12/ "I heard his voice trembling: "Brother, I don't know how I survived. But I was the only one left in my group". He sobbed for about 10 minutes, telling how his comrades-in-arms, 20-year-old guys, were dying right in front of his eyes.
13/ "They were terrified of this war and just fell into a stupor and became easy targets. He saw them die and could do nothing to help.
14/ "By some miracle he survived the meat grinder, they even told him that he had been nominated for an award and all he could think about was how to get out of there: 'Why do I have to die in someone else's land?'"
15/ Andrey was bitter because "the commanders openly considered them as meat" and forced the men at gunpoint to go into suicidal assaults. His unit was likely under the command of 'Donetsk People's Republic' (DNR) forces, who have gained a reputation for brutality.
16/ "They were covered by [the guns of] local contractors and when you start asking questions or are indignant, they stick a gun to your head and rush you into the assault."

Worse was to come. The men were withdrawn from Vuhledar and sent to attack nearby Avdiivka on 3 March.
17/ Andrey called his family again 10 days later. He was now one of only three survivors from his entire brigade. "The brigade is gone, it's just gone. There are three guys left alive (after reinforcement in Makiivka), one of them is a 300 [wounded].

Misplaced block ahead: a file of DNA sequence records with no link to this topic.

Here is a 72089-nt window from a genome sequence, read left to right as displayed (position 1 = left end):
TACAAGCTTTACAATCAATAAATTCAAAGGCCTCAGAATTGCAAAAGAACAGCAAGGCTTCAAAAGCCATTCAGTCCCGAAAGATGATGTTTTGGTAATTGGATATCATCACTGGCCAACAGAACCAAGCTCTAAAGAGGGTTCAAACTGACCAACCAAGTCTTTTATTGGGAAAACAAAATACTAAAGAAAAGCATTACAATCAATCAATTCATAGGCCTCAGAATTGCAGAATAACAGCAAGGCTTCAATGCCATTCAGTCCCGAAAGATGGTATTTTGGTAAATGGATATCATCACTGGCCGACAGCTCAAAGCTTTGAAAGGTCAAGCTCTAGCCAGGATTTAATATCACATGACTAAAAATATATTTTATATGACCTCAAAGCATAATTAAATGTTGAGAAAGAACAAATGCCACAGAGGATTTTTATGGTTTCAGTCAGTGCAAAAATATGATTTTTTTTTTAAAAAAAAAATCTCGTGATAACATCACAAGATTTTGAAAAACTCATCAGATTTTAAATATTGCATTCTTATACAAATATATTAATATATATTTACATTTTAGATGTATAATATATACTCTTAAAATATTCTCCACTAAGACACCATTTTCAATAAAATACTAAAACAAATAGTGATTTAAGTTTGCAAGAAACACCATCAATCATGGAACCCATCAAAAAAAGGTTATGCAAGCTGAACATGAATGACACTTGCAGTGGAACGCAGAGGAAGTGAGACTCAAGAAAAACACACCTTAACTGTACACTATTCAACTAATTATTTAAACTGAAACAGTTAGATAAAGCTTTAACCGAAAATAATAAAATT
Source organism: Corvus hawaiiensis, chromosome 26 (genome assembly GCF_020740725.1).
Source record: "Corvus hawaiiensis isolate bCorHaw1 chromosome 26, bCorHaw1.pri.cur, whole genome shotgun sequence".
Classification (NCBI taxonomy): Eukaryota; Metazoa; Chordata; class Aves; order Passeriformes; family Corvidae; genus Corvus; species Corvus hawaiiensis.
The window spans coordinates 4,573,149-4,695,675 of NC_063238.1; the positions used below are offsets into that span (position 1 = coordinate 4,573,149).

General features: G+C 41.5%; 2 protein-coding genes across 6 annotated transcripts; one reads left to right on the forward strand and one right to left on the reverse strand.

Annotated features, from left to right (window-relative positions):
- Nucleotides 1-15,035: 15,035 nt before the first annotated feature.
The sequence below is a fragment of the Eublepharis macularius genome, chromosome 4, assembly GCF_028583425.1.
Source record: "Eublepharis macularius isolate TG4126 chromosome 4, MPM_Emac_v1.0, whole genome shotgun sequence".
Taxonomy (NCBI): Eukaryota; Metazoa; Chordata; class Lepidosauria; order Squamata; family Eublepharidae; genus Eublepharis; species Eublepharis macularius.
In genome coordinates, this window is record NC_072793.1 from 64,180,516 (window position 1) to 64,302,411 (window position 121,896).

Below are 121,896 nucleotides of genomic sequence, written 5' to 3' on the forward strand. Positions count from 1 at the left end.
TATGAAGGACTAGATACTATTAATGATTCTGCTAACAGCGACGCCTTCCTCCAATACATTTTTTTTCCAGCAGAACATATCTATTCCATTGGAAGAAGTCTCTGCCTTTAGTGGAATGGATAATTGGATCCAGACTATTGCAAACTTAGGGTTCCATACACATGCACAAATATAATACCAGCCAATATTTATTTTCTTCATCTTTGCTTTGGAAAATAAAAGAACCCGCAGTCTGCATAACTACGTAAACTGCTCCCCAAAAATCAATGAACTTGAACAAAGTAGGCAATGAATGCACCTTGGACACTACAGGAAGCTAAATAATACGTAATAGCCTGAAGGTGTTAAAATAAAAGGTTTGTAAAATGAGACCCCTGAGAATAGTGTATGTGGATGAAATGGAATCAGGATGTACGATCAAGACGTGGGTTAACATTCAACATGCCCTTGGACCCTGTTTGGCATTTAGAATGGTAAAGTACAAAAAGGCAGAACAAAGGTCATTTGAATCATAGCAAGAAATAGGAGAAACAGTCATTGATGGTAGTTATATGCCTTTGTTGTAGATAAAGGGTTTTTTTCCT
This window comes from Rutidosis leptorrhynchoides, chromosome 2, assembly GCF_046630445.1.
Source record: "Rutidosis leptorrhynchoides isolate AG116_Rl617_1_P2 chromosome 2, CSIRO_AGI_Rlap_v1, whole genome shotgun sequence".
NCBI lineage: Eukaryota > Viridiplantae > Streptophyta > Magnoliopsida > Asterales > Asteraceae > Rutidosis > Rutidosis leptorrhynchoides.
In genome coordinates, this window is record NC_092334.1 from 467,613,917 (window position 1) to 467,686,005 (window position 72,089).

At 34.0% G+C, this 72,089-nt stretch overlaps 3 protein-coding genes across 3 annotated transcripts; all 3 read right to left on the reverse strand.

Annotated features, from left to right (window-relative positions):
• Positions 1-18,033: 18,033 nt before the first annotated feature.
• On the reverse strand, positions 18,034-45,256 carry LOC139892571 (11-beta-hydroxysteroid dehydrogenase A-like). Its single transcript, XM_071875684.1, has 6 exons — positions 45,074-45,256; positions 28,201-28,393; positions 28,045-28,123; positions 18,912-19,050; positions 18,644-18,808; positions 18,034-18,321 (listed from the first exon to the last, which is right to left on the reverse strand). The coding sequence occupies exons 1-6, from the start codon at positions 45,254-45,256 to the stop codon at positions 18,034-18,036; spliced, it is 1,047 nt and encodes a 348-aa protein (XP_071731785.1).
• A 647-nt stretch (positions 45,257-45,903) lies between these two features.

18/ "Guys are thrown into the front line in an assault with one automatic rifle, there is no cover, no first aid, many die from not being assisted in time. [The DNR] do not take the wounded from the battlefield, and if they do, they only take the slightly wounded.
19/ "They are afraid of losing their equipment and of "lying on shells". We are forced to go into an assault at gunpoint. If you refuse, you are put in a cage and fed only once a day, the same with water. If you have to pee you have to go into a bag.
20/ "There is lawlessness and mayhem on the part of the commanders. And the commanders say openly: 'You are only meat for us and nothing else. You can forget the promised rewards and payments. You simply do not exist.'"
21/ Andrey described how he and his comrades were dumped by DNR forces on "landing strips", from where his unit had to walk across open countryside, with no cover, to attack fortified Ukrainian positions. Not surprisingly, they didn't make it.
22/ "Everything there [in Avdiivka] is dug up, everything is poured into concrete, it is simply impossible to survive there. They throw [the men] out in an open field, and [send them] forward." Worse still, their own artillery was so inaccurate that it hit them repeatedly.
23/ In a subsequent call, Andrey said that he was trying to preserve his life by taking a new position two kilometers away, presumably on a quieter section of the front line. "[I'm] taking a risk, because those who return or leave their positions are shot in the back.